- Date published:
8:19 am, April 7th, 2015 - 308 comments
Categories: Andrew Little, australian politics, capitalism, class war, Economy, exports, farming, john key, national, same old national - Tags:
For the first time since it floated the New Zealand dollar is heading for parity with its Aussie equivalent. Some of the commentary is pretty naff, describing the situation in testosterone flavoured terms. The New Zealand dollar is “strengthening” while the Australian dollar is “weakening”. And in a bird related term according to the Herald our dollar is soaring.
The analysis is superficial in the extreme and hides what is becoming a significant economic problem. And also shows how the Government’s cupboard of economic policies is bare.
The Irascible Curmudgeon recently reposted this fascinating article on New Zealand’s economic predicament by Raúl Ilargi Meijer of the Automatic Earth blogsite, a site I have not read before. The analysis is sharp and compelling if somewhat terrifying. Basically we are heading into a really difficult times because of international forces beyond our control and a Government that refuses to even acknowledge that structurally we are unable to deal with these forces.
Firstly the Reader’s digest version of Australia’s current economic malaise. China had previously been buying huge amounts of steel and coal from Australian companies for construction but more recently sales have plummeted. Interestingly New Zealand’s timber exports, heavily used for boxing concrete in China, has also plummeted.
New Zealand’s “well performing” economy is based on confidence caused by surging land prices particularly in Auckland and historically high earnings by dairy farmers. But milk and butter fat prices have recently taken a hit and the pressure on farmers is intensifying. If you want a distressing statistic to validate this then the number of farmer suicides is growing substantially. High prices meant that some over leveraged themselves into farms and when the price collapsed their situations were cruelly exposed. And the housing market is out of control with more and more Kiwis being unable to buy a house in their own country.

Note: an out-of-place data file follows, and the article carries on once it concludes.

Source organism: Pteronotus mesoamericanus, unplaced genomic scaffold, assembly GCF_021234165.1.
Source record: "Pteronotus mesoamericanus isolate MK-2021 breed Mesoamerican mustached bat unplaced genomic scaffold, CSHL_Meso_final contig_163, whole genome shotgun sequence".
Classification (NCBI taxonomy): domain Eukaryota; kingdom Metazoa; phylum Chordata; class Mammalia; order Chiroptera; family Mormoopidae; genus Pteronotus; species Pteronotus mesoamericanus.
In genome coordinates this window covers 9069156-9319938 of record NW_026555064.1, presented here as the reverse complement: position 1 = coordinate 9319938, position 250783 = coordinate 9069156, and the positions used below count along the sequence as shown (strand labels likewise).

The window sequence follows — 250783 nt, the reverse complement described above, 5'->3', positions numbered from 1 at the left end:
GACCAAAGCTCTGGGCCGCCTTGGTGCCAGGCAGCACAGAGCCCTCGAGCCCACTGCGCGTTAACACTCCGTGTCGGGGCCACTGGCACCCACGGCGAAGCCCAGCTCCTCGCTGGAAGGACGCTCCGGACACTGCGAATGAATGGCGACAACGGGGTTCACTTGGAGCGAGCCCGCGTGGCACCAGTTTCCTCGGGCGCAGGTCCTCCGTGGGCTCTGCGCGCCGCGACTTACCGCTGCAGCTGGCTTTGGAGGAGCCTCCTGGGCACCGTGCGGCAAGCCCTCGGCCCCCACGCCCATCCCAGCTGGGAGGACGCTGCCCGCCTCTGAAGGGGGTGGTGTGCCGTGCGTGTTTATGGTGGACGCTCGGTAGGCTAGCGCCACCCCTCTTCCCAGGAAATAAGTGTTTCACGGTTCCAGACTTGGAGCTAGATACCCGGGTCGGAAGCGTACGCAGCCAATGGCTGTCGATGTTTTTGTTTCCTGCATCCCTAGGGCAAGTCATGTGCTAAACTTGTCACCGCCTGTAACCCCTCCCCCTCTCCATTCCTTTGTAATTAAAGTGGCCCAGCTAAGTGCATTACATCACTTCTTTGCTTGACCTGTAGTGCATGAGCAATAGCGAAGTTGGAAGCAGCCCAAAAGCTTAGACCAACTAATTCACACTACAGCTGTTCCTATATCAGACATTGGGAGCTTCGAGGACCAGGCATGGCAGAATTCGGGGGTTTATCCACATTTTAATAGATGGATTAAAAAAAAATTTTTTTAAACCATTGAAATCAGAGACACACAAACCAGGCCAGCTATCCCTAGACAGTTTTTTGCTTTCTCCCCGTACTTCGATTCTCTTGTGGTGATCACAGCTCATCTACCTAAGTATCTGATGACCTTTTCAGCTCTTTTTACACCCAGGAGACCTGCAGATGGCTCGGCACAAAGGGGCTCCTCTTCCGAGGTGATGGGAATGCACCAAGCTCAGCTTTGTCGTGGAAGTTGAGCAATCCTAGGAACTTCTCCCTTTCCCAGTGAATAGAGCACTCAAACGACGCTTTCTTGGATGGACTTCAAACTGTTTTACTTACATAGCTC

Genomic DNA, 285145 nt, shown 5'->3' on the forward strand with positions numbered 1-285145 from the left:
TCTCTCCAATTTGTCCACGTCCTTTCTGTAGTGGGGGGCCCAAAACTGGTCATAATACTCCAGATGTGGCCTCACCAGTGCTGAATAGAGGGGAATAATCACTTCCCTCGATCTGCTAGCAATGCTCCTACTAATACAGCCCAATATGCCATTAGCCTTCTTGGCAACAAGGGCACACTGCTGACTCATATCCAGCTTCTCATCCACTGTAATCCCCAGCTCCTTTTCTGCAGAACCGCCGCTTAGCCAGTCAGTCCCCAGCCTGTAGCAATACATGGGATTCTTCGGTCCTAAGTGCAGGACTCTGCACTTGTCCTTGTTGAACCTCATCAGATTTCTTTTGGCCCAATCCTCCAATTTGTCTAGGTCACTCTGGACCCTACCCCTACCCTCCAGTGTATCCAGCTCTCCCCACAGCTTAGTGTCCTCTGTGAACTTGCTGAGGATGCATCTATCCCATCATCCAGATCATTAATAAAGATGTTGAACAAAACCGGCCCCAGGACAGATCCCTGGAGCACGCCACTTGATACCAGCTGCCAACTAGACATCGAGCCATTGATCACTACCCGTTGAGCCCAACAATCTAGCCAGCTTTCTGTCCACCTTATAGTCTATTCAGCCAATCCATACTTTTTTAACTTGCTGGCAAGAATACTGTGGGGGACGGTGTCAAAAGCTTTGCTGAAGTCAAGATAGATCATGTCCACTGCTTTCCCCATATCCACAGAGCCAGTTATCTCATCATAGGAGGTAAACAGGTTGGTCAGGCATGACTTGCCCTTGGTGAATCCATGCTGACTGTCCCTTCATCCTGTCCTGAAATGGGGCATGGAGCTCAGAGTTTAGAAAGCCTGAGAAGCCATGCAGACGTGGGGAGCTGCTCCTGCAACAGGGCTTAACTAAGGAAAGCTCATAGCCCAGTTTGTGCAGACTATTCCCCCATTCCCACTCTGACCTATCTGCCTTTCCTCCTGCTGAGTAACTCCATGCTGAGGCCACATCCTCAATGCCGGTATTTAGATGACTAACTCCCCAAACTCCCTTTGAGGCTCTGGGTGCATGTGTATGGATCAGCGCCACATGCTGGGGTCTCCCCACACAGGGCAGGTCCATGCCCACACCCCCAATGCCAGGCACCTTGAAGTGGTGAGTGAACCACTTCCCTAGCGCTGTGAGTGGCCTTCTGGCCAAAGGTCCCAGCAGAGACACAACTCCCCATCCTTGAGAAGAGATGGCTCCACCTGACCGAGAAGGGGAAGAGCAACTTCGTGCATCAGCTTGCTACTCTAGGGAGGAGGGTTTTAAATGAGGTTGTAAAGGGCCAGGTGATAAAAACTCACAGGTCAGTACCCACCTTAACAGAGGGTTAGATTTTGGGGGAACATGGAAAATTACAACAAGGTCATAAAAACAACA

Some other comments made by Meijer:
Back to New Zealand’s reality for the vast majority of people, who will never be able to fork over 100s of 1000s of dollars for a house. People like the workers in the timber industry, who see slowing Chinese demand translated into job cuts both for those who cut the trees and those who transport them.
Again, a dumb idea to base a whole industry around one client, but the men and women who did the job were just glad they had work. And now they don’t anymore. Jobs that in all likelihood will never come back again. China won’t have another debt-financed growth spurt, and there are no other candidates waiting on the horizon.
And that’s all a big shame. New Zealand is not poor, but it’s by no means as rich as Australia or Canada or Germany or the US. What it does have is the potential to be largely self-sufficient. A potential that is being squandered in order to play with the big boys of globalized trade.
New Zealand has only 4.5 million citizens, one third of which live in Auckland. It has vast tracts of productive land that are now used to feed export oriented cows and American pines, neither of which are even native. It could have a great shoe industry, plenty of leather, and a textile industry, plenty of wool. But New Zealand, like everyone else, imports such basic needs from China. While having scores of unemployed people. When will that light go off?
Meijer is particularly scathing about John Key.
The country’s prime minister since 2008, John Key, used to work at Merrill Lynch and the New York Fed, and that sort of background guarantees valiant efforts to sell anything in the country that’s not bolted down, and take an axe to what is. It also guarantees zero initiative to become self-sufficient.
Speaking of Key he was interviewed on Radio New Zealand this morning and was at his dissembling best. He thinks that parity is a measure of New Zealand’s sound economic policies, not the influx of overseas money seeking to buy land or the influx of insurance money required to rebuild our second biggest city. He says that confidence is high and a high dollar has had no effect. He should talk to these people. He claims that low oil prices is helping New Zealand businesses. Well they are but they are helping businesses world wide and are doing nothing about competitiveness. And he states that he has no control over the Reserve Bank and interest rates despite the Bank being a creature of statute and subject to Parliamentary control.
He thinks that because manufacturing companies import equipment and parts there is no significant effect. If we were exporting goods with high imported content that may be right but milk, timber and meat do not have any imported components.
Andrew Little had a chance to respond. While Suzy Ferguson gently questioned Key Espiner ran Government attack lines against Little. Little had the perfect response by asking Espiner to listen to his answer and to comprehend what he was saying.
So we have a situation where Australian holidays and goods are cheaper for Kiwis but Kiwi holidays and goods are more expensive for Australians. The upside is where?
Obviously we are in for more of the same where a slight tremor in the dairy market could spell gloom for us, and where we rely more and more on low paid tourism jobs to keep afloat. If only we had a Government with a plan for our economy.